Devastated communities in Bucks and Burlington Counties on Tuesday began assessing the damage caused by the “100-year flood” event that occurred during torrential downpours across the region Monday night.

Croydon in Bucks County was the hardest-hit area, receiving 10.28 inches of rainfall, according to the National Weather Service in Mount Holly. Florence Township in Burlington County received 7.63 inches of rain, while about 2.3 inches fell in Philadelphia.

Bucks County officials said they received 1,171 emergency and nonemergency calls for assistance between 4 and 8 p.m., almost double the normal rate.

Burlington County officials said that Burlington Township and Burlington City also bore the brunt of the storms. In total, there were 12 water rescues as the county received more than 400 emergency calls and over 1,400 nonemergency calls.

“We’re thankful that there were no serious injuries reported and that our first responders were able to assist those residents who needed it,” County Commissioner Dan O’Connell said in a statement. “We’re just beginning to collect information about damages, but we know there’s going to be a lot of cleaning up to do.”

U.S. Rep. Brian Fitzpatrick, whose district encompasses all of Bucks County, visited the ravaged Lafayette Gardens condominium complex on Bristol Pike in Bensalem and posted photos of the “heartbreaking scene” on his Twitter account. He said his office is in contact with the Federal Emergency Management Agency to secure disaster funding.

The 61-unit complex was declared uninhabitable, displacing at least 60 residents, Bensalem’s director of public safety, Frederick Harran, confirmed in an email. Inspectors will decide whether the complex needs to be condemned.

Connie Leon, 39, a longtime resident at Lafayette Gardens, said she lost everything in her unit.

“It happened within minutes,” Leon said. “The worst I’ve ever seen and the most scared I’ve ever been. My children and animals is what matters. I lost everything. Everything.”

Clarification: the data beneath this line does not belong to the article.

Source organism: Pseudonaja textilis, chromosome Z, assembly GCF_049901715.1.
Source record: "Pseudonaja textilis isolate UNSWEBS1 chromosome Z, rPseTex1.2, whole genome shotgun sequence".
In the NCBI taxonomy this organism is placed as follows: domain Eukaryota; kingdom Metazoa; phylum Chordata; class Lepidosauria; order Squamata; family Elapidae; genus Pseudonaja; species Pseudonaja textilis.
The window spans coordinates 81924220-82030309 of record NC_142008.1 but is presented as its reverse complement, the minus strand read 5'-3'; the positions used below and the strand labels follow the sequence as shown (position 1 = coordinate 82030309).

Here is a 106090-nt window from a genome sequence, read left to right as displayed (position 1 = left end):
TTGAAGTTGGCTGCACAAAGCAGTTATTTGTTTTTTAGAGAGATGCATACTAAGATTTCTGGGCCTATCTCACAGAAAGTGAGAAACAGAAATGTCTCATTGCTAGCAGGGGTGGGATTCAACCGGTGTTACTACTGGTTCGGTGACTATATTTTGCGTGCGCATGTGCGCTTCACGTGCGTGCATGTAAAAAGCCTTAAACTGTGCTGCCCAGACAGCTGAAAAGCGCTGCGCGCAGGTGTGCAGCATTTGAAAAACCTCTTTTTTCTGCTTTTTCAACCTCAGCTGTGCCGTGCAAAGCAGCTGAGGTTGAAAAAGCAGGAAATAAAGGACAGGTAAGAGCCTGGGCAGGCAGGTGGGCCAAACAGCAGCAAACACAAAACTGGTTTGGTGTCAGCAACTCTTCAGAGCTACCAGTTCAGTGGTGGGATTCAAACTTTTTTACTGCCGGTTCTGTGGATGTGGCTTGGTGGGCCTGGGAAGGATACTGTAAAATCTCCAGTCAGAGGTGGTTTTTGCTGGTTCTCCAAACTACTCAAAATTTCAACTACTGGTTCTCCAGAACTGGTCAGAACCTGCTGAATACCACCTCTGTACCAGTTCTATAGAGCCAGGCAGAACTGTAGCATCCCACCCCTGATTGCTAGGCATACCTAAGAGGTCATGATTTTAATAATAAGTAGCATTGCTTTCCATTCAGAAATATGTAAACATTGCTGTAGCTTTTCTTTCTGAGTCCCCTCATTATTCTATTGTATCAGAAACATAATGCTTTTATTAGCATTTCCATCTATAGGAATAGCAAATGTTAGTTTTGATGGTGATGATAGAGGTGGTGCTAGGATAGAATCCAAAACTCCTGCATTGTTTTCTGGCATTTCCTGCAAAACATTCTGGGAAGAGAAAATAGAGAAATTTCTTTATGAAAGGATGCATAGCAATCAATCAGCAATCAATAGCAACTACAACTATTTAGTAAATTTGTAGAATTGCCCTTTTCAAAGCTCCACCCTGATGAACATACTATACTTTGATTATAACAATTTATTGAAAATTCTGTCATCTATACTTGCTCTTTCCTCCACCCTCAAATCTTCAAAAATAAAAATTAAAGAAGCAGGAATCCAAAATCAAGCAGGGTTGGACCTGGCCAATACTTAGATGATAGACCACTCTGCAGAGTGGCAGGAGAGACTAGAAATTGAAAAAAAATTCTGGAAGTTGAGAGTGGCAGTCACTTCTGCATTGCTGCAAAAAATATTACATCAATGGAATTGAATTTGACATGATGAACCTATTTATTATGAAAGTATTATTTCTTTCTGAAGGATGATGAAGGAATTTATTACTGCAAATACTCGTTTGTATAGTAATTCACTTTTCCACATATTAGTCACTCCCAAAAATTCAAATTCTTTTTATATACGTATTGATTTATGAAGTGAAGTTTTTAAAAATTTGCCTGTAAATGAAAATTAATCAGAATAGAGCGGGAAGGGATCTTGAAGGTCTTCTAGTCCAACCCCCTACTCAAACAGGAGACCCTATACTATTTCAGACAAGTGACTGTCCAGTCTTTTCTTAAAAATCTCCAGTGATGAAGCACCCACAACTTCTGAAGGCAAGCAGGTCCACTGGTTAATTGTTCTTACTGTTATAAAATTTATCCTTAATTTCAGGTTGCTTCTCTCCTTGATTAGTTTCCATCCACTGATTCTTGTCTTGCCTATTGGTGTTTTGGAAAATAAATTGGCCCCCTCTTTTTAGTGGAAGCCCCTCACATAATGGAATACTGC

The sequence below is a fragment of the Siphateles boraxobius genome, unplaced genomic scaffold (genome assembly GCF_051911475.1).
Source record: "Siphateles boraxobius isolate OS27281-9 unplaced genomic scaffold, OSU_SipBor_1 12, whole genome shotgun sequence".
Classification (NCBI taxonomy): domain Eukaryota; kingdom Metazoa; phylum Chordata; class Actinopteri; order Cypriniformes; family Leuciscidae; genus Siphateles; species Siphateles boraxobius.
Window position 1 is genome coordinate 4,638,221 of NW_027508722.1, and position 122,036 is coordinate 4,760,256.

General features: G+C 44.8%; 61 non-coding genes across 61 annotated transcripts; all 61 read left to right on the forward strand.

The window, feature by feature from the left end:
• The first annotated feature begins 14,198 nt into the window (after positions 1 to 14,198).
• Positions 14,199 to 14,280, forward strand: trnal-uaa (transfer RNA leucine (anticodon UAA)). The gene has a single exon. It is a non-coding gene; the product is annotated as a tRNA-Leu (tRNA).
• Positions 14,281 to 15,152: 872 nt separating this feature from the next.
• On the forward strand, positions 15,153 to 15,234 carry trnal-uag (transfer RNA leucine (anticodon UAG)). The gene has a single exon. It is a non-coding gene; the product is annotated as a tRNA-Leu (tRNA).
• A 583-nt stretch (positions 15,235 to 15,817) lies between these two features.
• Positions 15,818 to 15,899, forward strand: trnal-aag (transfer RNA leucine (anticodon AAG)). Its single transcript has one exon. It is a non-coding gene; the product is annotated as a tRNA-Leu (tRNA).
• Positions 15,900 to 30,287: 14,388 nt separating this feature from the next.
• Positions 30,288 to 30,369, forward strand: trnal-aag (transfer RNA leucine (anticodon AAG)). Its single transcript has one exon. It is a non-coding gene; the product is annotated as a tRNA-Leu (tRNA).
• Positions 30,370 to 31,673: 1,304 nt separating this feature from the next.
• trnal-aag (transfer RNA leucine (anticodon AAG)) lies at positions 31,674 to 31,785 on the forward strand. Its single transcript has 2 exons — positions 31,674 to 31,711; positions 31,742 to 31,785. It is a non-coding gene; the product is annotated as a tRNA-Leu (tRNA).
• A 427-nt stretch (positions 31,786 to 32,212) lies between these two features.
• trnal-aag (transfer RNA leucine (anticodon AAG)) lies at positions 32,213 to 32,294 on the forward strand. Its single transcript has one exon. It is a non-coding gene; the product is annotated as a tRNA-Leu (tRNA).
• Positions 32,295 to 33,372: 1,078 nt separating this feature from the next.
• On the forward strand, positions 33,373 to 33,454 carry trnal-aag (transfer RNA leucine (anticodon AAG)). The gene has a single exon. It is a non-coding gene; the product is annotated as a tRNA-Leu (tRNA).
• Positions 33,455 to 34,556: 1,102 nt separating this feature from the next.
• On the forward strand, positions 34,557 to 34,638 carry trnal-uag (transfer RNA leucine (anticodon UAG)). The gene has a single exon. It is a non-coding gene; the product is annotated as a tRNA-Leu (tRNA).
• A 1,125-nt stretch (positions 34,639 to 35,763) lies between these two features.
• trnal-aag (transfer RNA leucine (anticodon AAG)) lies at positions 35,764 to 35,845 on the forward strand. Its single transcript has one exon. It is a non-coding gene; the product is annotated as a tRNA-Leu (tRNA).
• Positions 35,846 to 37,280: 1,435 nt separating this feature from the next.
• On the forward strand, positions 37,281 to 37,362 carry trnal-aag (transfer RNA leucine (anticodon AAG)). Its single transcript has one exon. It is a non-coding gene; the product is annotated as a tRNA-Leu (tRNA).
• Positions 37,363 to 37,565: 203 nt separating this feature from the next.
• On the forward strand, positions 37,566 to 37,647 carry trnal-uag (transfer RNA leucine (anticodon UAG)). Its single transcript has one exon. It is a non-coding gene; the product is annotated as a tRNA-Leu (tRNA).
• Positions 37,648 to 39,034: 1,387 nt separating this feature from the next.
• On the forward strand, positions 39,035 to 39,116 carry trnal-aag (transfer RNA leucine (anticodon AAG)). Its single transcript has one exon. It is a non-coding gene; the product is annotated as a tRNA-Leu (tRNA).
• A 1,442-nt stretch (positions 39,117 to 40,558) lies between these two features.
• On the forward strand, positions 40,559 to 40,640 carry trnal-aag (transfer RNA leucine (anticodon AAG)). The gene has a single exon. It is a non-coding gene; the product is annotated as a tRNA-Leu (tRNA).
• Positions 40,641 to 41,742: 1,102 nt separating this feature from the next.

State Sen. Robert M. “Tommy” Tomlinson and three state representatives sent a letter to Gov. Tom Wolf seeking a state disaster declaration.

“The massive storm completely overwhelmed our communities,” they said in the letter sent Tuesday. “The constant downpour resulted in flooding of our neighborhoods, touching not only our roads and businesses, but also destroying the homes, cars, and property of our constituents. Minutes of rain have resulted in millions of dollars of property damage and devastating losses from this storm.”

In Bristol, five homes were condemned because of flood damage, John Miller, a borough inspector, said in an email.

The National Weather Service late Monday night declared that communities along the Delaware River in Bucks and Burlington County had just experienced a “100-year flood” event.

According to the U.S. Geological Survey, a 100-year flood is called that because there is a 1% chance any year of such extreme flooding in a particular area. That means there is always a small chance it could happen — it could happen again this year or next year. It doesn’t mean such flooding won’t happen again for another century.

The American Red Cross of Southeastern Pennsylvania said it was assisting displaced residents in Bensalem, Croydon, and Northeast Philadelphia.

The Philadelphia Office of Emergency Management said it responded to the 3600 block of Red Lion Road to help residents.

From late Monday afternoon to early evening, the weather service issued flash-flood emergency declarations that began in Bucks and Burlington Counties as well as Northeast Philadelphia. The affected areas were soon extended to Center City, South Philadelphia, and parts of Camden County, and then to the eastern half of Delaware County.

When the rains began to sweep into the region, the weather service warned: “Widespread and life threatening flash flooding is occurring. This is an extremely dangerous situation, do not venture out unless it is an emergency or to move to higher ground.”

Staff writer Rob Tornoe and staff photographer Tyger Williams contributed to this article.